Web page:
Page 5 - CooperatorNews Chicagoland Winter 2022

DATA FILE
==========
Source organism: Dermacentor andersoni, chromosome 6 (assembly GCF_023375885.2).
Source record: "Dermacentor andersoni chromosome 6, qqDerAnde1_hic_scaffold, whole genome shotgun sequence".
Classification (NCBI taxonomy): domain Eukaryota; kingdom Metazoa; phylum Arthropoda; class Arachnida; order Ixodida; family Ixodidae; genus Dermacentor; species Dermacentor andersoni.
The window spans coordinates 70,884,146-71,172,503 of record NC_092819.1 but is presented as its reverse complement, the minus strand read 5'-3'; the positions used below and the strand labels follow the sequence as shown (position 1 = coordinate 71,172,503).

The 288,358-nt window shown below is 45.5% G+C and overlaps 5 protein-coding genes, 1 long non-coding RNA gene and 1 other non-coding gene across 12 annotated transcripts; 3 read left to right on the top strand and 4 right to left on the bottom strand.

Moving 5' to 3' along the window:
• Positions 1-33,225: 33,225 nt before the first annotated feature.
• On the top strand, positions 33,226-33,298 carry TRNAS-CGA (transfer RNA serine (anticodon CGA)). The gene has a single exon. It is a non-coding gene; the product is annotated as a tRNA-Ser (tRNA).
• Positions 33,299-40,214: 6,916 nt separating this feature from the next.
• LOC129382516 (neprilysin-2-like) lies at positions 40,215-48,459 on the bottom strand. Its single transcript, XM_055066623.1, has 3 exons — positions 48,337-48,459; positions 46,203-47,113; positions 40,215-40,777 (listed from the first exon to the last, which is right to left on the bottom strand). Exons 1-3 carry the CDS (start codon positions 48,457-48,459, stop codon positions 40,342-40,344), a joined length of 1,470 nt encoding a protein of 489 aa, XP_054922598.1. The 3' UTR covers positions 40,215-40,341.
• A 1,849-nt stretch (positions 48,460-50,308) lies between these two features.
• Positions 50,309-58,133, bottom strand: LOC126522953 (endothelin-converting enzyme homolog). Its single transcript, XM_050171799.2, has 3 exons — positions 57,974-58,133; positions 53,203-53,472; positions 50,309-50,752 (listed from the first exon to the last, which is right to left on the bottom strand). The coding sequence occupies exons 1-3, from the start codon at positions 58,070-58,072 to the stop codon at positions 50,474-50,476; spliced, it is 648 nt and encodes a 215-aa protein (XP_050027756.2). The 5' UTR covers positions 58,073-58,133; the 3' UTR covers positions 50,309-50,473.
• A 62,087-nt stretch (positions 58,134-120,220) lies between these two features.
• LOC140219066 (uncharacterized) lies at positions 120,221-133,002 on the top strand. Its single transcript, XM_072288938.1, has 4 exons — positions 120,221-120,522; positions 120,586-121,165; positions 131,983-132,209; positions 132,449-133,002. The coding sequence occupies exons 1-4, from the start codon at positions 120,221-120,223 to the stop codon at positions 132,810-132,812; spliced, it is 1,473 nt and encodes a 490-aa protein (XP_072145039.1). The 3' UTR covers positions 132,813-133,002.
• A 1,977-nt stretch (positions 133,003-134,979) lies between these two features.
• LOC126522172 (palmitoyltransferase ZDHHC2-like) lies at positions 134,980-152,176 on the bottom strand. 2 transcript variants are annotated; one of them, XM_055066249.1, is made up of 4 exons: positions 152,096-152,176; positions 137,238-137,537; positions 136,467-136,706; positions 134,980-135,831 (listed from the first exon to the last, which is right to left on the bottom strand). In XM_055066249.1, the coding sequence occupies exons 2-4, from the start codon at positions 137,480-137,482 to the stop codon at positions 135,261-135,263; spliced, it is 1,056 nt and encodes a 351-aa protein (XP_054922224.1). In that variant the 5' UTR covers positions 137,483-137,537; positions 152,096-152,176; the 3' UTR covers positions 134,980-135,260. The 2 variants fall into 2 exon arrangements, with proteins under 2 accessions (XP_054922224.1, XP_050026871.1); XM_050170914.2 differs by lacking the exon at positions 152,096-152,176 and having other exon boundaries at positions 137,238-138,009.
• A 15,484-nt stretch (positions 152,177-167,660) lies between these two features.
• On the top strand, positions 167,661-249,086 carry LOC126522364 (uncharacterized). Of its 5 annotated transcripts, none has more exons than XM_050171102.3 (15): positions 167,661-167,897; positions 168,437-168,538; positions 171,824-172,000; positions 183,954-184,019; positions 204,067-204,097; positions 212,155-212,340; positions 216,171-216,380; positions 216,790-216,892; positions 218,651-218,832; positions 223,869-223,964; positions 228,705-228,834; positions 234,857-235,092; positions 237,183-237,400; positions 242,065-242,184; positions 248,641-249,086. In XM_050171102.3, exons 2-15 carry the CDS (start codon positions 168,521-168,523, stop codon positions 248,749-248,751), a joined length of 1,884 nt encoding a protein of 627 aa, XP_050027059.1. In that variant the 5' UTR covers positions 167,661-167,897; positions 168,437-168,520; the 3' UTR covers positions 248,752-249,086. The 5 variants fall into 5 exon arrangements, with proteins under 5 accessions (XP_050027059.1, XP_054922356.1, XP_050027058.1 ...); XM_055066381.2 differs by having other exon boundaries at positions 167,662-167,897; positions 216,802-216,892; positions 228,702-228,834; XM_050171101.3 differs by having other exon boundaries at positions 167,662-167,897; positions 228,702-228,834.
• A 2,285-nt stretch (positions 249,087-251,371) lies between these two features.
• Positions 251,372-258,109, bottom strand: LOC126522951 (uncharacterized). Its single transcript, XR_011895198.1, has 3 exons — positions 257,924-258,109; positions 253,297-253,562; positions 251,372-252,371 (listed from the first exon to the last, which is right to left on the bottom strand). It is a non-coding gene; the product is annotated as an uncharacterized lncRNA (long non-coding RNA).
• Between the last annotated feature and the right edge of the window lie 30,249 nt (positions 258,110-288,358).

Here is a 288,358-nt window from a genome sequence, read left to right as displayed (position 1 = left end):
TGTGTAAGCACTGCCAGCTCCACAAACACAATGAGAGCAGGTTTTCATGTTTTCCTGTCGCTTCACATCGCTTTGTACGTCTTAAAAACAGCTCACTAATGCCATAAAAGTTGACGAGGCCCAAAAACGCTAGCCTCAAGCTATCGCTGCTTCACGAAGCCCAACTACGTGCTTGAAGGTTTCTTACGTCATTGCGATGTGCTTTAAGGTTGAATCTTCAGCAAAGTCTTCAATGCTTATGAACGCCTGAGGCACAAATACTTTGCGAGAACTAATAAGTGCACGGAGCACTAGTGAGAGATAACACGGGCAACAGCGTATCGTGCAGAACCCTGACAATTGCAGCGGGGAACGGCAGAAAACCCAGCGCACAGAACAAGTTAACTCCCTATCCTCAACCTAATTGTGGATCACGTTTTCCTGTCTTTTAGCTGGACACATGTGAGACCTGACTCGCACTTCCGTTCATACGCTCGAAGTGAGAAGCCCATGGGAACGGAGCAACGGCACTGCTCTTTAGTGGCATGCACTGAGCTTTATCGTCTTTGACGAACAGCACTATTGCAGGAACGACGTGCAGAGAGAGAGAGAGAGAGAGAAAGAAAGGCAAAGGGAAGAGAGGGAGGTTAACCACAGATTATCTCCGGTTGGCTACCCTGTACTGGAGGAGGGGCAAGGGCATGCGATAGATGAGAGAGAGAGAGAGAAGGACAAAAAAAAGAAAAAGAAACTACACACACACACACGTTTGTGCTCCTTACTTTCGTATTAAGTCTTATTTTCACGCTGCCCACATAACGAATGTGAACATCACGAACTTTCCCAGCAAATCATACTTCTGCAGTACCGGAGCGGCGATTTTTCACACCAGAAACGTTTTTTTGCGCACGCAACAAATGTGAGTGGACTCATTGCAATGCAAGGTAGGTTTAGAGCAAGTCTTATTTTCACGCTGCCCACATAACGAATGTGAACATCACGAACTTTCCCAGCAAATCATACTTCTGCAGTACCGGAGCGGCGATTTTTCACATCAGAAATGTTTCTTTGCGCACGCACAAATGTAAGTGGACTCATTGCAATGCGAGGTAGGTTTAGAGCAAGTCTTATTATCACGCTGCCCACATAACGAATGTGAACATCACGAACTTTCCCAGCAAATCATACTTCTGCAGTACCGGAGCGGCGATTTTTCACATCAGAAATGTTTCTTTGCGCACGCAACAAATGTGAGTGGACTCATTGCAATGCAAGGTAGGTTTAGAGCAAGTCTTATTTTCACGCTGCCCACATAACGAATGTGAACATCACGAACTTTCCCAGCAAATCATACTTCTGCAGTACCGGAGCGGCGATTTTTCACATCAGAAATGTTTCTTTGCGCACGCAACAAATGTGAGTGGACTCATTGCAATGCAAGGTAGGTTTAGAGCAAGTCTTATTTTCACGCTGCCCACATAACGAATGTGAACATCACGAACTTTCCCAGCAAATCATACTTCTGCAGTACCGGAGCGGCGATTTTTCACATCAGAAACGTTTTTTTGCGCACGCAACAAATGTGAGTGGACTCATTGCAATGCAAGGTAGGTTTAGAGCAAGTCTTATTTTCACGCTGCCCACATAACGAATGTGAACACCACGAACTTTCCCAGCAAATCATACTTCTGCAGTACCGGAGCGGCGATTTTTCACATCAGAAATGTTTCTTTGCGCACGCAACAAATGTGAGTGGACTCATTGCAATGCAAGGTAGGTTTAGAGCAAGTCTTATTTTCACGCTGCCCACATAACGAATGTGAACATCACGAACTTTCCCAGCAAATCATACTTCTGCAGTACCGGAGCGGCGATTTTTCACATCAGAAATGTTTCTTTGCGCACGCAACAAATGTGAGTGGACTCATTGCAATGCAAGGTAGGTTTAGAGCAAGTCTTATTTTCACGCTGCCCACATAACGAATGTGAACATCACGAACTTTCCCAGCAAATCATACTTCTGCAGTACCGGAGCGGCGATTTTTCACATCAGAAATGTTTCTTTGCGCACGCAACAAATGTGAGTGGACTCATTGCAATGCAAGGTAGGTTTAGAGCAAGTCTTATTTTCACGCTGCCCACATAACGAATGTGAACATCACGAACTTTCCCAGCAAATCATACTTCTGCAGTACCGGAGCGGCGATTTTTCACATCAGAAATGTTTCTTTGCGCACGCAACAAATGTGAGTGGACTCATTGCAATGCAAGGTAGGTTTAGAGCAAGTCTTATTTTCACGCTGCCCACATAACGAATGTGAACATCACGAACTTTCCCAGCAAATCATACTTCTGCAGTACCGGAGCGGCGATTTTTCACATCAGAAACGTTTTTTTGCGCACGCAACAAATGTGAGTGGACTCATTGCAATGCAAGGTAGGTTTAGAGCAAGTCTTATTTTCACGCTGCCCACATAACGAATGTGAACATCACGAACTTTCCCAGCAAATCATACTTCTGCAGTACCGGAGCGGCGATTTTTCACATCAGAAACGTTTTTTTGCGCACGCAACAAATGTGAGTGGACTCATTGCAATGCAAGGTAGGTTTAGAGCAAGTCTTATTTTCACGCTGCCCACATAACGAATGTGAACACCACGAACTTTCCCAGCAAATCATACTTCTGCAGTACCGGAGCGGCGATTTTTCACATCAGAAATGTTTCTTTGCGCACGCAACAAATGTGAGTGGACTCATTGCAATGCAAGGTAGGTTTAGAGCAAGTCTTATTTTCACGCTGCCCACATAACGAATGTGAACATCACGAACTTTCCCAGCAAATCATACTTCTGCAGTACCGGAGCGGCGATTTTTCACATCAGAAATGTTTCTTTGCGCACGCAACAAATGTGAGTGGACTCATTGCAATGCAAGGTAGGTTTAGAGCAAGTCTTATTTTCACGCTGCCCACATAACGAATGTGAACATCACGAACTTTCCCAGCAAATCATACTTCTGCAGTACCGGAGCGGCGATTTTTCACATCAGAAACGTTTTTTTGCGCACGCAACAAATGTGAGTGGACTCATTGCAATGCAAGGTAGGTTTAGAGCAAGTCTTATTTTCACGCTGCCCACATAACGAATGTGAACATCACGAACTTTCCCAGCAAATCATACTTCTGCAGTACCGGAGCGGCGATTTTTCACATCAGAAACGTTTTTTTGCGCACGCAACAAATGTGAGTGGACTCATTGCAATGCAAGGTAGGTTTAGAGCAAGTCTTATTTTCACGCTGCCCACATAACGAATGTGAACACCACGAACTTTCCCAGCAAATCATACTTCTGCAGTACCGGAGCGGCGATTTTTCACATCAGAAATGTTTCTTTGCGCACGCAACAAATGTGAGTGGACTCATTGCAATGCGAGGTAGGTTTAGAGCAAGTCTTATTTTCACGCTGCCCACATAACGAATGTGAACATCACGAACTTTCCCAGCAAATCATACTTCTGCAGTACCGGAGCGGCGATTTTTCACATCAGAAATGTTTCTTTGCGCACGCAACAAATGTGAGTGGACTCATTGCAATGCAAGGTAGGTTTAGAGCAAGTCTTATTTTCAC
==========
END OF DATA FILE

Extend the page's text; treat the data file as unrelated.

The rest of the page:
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CHICAGO.COOPERATORNEWS.COM  COOPERATORNEWS CHICAGOLAND —  WINTER 2022    5  QUESTIONS & ANSWERS  C W  OIN  ASHER   C .  O  Old Fashioned Service with   Modern Laundry Room Technology  •Proudly Serving the Chicagoland and Midwestern Area since 1958  •Multi-Family Housing Laundry Room Sales, Service, Leasing, and Rentals.   •Laundry Room Lease and Rental Programs Custom Tailored to Your   property’s needs and expectations   •Coin/Smart Card/Credit Card/Payment App Activated Equipment    •Laundry Service with Integrity and Reliability  For the “Best Laundry Service in the Business”   Call Coin Washer at (800) 338-COIN | Elmhurst, Illinois 60126  A Board Cabal   Q  We have a board member who   has been locked out of meetings.   According to that board member,   the board has formed an executive commit-  tee that has, for all intents and purposes, shut   them out. Th  e board member is no longer   able to view board discussions and cannot   participate in board debates, decisions, or ac-  tivities. Th  e person has been disenfranchised   and marginalized for reasons that have them   stymied.  It  appears  that  the  member’s  per-  spective is not accepted, and the executive   committee felt the need to censor that per-  son. Is this action legal? Why the secrecy?   What action can be taken to stop this rogue   board, other than waiting for election day?                              —Seeking Transparency  A  “Board members may not   legally create  an ‘executive   committee’ to shut out a   duly elected board member,” says attorney   Benjamin Altshul of the Chicago fi rm Lev-  enfeld Pearlstein. “In Illinois, a condomini-  um board can only create a committee if it   is expressly authorized by the association’s   declaration or bylaws. Committees can be   comprised of board members as well as unit  that all board business must be conducted at  at an open meeting and continued exclusion   owners not on the board. However, even if  an open meeting. Pursuant to Section 2(w)  of a duly elected board member constitutes a   a board can create a committee, that body  of the Condominium Act, a ‘meeting’ of the  breach of their fi duciary duty.    cannot have any decision-making authority.  board is defi ned as ‘any gathering of a quo-  Pursuant to Section 18.4 of the Condomin-  ium Act, all powers, duties, and authorities  agers … held for the purpose of conducting  ber’s options include the following: 1) have   of the association are vested in the board,  board business.’ Th  e   except for those reserved by law to the mem-  bers of the association. Th  e Condominium  discussions and votes on a topic.    Act does not reserve any powers for commit-  tees; thus, to the extent a particular declara-  tion allows for the formation of a committee,  the open meeting rules and allows for the  Once the board member notifi es the board   it would essentially just be an advisory body  board to break away into an ‘executive ses-  that makes fi ndings and recommendations,  sion’ to discuss certain limited topics. Th  ese  will do the right thing without attorney in-  while the board ultimately makes all fi nal  topics include, but are not limited to, ongo-  decisions. So if this board has properly cre-  ated a committee, this disenfranchised board  tions of the rules and regulations. While cer-  member should be entitled to review all of  tain private discussions are permissible, the   the committee’s fi ndings, ask questions to the  eventual vote on a matter must be conducted   committee, and ultimately vote on the topic.    “Further, boards cannot act in secret,   behind-closed-door meetings. According  met in ‘executive session,’ the fact remains   to the oft -cited condominium case   Palm v.   2800 Lake Shore Drive Condominium Associa-  tion, 2014 IL App (1st) 111290, 10 N.E.3d 307,   381 Ill.Dec. 307,   the appellate court clarifi ed  members’ refusal to conduct board business   rum of the members of the Board of Man-  Palm   court held that  legal counsel prepare a cease-and-desist let-  ‘conducting  board  business’ includes  both  ter; 2) have legal counsel fi le a declaratory   “Section 18(a)(9)(A) of the Condomini-  um Act provides for a limited exception to  of these board members at the next election.   ing litigation, employment issues, and viola-  at a board meeting open to the unit owners.    “So once again, if this board has properly   that the whole board should be participat-  ing in this meeting—including this disen-  franchised board member. Th  e other board   “If this board continues to conduct busi-  ness in this matter, the alienated board mem-  judgment lawsuit; or 3) infl uence/lobby the   other unit owners to vote out one or more   of its improper actions, hopefully the board   volvement.”   n  Disclaimer: Th  e answers provided in this Q&A   column are of a general nature and cannot   substitute for professional advice regarding your   specifi c circumstances. Always seek the advice of   competent legal counsel or other qualifi ed profes-  sionals with any questions you may have regard-  ing technical or legal issues.  Legal  Q  A&

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